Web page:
Last December I discovered the concept of the Marcothon via some like minded ladies on a sports forum I’m a member of. It gave me the idea to do 31 consecutive days of exercise through January. My plan was that that I would either run 3 miles or exercise for 25 minutes every single day. The challenge culminated in a 10km run through the streets of the City of London, running past some of the most iconic buildings in our amazing capital from Trafalgar Square through to the Bank of England, back past St Paul’s Cathedral and home to Trafalgar Square and the race organisation clearly stated that polar bear hugs were freely available.

I started the challenge early on 27th December in order to get myself into the zone and also because the 10km training plan was a 5 week plan. Even though the plan had rest days included, I had committed to doing something every day and so I balanced out three runs each week with swim, yoga stretching and any gym class that took my fancy.

To tell the complete truth, I have never stuck to a training plan in my life. I always end up cheating or being too tired when I get home from work to do anything or being too busy, giving more time to work commitments than to my own and I’ve gone through training periods in the past missing great chunks of plans – often lying about the training I’ve done  – including to myself – and actually reaping the “rewards” of cheating myself by not achieving my goal and feeling really rubbish about it afterwards. I am hugely impressed with myself that I actually stuck to this plan faithfully and only missed a couple of days during the whole period. Running longer than 200m has always been an exercise in sucking it up and just doing it and since I had my legs operated on a couple of years ago I’ve been really scared of running in case I hurt myself again. Usually I have to be threatened with a blunt instrument to get my backside out of the front door in running kit so this was going to be a big test of my determination.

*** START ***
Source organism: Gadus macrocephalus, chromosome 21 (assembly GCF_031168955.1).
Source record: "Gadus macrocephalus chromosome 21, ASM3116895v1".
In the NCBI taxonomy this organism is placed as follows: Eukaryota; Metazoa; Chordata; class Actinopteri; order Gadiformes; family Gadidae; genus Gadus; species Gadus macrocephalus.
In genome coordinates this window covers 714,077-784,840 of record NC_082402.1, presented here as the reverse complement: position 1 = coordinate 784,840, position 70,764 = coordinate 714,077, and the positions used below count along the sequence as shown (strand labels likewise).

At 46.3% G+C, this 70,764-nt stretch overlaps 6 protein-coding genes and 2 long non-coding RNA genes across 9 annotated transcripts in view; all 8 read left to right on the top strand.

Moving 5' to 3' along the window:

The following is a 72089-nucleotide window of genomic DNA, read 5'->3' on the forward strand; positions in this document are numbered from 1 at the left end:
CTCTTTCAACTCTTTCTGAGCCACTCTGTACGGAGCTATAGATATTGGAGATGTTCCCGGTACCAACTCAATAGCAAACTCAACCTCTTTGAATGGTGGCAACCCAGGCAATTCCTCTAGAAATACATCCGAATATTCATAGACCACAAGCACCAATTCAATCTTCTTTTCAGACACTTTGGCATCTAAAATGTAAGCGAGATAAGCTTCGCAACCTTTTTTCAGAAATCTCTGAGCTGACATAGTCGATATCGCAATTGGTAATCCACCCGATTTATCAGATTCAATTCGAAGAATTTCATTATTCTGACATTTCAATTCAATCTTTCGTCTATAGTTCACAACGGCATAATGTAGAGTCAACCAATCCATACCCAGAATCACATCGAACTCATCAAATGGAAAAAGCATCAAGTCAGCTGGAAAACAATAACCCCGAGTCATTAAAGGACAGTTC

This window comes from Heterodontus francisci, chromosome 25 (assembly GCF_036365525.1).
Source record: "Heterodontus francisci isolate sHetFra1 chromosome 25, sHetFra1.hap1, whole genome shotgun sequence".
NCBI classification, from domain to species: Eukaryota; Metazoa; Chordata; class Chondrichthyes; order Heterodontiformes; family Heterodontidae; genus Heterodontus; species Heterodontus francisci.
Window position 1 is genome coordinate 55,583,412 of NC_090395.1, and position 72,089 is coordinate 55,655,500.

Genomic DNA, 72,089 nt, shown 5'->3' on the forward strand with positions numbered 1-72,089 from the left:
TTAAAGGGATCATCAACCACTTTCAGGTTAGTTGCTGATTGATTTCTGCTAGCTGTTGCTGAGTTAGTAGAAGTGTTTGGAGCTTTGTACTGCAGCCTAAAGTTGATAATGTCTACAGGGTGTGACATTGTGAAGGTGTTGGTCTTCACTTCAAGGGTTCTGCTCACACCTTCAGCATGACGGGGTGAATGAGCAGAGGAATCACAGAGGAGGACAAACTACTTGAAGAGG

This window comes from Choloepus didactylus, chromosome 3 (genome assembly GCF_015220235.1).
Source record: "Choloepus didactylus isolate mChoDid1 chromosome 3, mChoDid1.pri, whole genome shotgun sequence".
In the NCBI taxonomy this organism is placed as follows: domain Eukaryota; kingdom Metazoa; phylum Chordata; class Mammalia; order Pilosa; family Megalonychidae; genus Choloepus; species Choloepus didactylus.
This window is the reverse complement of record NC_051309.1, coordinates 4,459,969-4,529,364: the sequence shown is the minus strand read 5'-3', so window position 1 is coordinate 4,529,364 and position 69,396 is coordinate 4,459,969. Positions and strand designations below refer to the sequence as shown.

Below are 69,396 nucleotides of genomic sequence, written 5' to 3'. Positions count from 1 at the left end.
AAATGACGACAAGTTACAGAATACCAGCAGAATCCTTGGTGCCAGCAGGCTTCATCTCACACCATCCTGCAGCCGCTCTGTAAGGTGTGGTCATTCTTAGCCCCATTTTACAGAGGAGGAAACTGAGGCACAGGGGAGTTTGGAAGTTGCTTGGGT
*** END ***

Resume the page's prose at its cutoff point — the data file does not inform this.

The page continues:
The Plan entailed three runs each week with a speed/interval session, one steady run and a long run. I planned runs on Tuesday – Interval of about 20-30 minutes, Thursday – a Steady Run of about 30 minutes and Sunday – Long Run which eventually went up to 70 minutes with a Yoga stretch on Monday, Swim on a Wednesday and Saturday and strength training on a Friday. I actually made sure I got out of work before 7pm during the week and home in time to do my training. I have to say that it was a huge effort to exercise every day on top of life. I was absolutely exhausted all the time. I found that I really had to be ruthless and leave the office on time to give myself a chance to do my training. I found the toughest week was week three. By then I was horribly tired and I looked it.  My alarm goes off at 5.20am and my whole body screamed at me to turn over every day and forget about life. It was also a huge effort to change into lycra and get out and do something after I’d spent an hour and a half getting home. It frankly doesn’t help when its winter either. The nights are dark and its chilly and its so much easier to flop on the sofa and whack up the central heating to 25 degrees and watch Midsomer Murders. Its not much fun to get back indoors and have aching teeth from breathing in the cold air.  Something really interesting happened though, and that was that I started to enjoy the runs and to look forwards to each session. My favourite sessions were the interval sessions – short, sharp torture and then home for a cuppa. I also had a real shopping success. I’d been looking at the glow in the dark jackets that Nike and such are selling for £300. I can’t justify that expense, so imagine my utter delight to find that good ol’ Marks and Sparks have made their own versions – jacket and gilet, and at the time I was looking  they were in the sale. I got a fantastic glowing gilet for £20!!